7 Exoplanetaries

Nearby Exoplanetary Systems

n e a r b y &nbsp e x o p l a n e t a r y &nbsp s y s t e m s


Schematic view of the central stars of all known (and two suspected) planetary systems within 65 light years (20 parsecs). Alternate version (290 KB); PDF (156 KB). Last revised: March 2010. DEEP FLY 2010

For more information, see Table of Exoplanetary Systems Within 65 Light Years



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More than 400 extrasolar planets have been detected so far, in orbit around more than 300 individual stars. Most are located within 100 parsecs (326 light years) of our Sun. The present sample of exoplanetary systems is limited by observational technologies and biased in favor of gas giant planets and nearby stars.

Most of these alien systems bear little resemblance to our own. Their planets are unexpectedly massive – sometimes two, three, or four times the size of Jupiter, up to the uncertain boundary between planets and brown dwarf stars. Their orbits are unexpectedly tight, with many known exoplanets traveling in “torch” orbits within a few million miles of their host stars. For example, the nearby red dwarf star GJ 876 harbors three planets whose aggregate mass exceeds all the planets and moons of the Solar System. Yet all three planets of GJ 876 are found within a circumstellar radius that is only half the size of the orbit of Mercury, the smallest planet in our own system with the tightest orbit.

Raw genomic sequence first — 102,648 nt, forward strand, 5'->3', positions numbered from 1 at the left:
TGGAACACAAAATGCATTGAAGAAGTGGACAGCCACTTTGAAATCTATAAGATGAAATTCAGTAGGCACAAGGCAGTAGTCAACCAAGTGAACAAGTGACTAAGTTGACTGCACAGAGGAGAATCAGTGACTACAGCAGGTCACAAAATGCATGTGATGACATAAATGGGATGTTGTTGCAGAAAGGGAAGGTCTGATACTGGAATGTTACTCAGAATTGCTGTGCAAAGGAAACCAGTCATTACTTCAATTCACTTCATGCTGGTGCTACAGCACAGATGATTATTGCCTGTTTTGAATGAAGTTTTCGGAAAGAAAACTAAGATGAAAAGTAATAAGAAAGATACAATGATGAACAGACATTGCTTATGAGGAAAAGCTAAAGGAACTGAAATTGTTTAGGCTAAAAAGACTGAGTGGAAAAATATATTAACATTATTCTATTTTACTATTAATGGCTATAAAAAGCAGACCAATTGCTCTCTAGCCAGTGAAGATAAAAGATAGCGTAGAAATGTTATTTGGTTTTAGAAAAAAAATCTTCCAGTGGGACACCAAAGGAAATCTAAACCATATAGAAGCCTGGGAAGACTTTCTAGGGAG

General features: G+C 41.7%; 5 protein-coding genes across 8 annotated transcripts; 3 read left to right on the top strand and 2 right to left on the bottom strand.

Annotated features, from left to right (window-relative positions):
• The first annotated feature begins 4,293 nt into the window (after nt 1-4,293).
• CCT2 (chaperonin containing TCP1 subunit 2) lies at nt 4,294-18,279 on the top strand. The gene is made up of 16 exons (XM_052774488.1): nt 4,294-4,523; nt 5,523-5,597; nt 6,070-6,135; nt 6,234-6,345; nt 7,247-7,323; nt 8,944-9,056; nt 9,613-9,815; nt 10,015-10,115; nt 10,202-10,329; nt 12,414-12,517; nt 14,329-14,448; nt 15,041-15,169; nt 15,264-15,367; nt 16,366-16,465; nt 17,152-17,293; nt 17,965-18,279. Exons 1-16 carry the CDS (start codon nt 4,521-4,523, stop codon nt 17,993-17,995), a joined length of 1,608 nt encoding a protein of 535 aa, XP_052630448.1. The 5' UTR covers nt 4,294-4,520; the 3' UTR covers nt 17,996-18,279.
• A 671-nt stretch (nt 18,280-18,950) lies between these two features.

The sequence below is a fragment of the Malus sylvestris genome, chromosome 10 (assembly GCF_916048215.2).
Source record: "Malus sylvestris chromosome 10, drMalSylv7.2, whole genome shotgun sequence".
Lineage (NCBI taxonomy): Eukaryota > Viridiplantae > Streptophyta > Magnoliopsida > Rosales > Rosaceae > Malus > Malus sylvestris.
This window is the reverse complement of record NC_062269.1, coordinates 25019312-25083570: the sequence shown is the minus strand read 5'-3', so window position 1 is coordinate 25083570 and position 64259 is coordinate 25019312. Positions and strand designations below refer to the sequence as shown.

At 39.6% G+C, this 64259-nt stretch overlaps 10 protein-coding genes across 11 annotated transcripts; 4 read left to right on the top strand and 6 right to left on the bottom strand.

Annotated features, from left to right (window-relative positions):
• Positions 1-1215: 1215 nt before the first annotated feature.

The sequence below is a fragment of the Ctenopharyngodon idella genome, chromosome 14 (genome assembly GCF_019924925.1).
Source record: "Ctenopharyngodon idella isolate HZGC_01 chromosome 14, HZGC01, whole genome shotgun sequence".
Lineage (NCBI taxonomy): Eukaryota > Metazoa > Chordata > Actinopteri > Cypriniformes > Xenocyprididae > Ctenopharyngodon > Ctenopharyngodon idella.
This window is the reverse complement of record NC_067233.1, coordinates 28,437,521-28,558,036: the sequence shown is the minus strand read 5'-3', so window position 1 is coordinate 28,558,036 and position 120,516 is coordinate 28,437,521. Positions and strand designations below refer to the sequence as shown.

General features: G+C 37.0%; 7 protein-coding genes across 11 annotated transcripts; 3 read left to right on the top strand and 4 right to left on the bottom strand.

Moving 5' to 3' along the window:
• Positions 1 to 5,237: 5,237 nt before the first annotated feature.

The population of reported exoplanetary systems is explored on the pages linked here, with particular emphasis on the ones located in the immediate Solar neighborhood. This small sphere, as represented above, encloses 9 of the 14 extrasolar systems known to contain 3 or more planets. It also harbors a few dozen stars with debris disks corresponding to the Asteroid and Kuiper Belts of the Solar System, along with more exotic systems containing binary stars, white dwarfs, and red giants.


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Exoplanetary Overview

Exoplanetary Systems Within 65 Light Years

Star Map of Nearby Systems (PDF)

Evolution of Planetary Systems
Basic Planetology

Multiple Planetary Systems

Planets of Red Suns

Debris Disks









All text is copyright Raymond Harris 2006-2010. Image credits appear in the accompanying caption.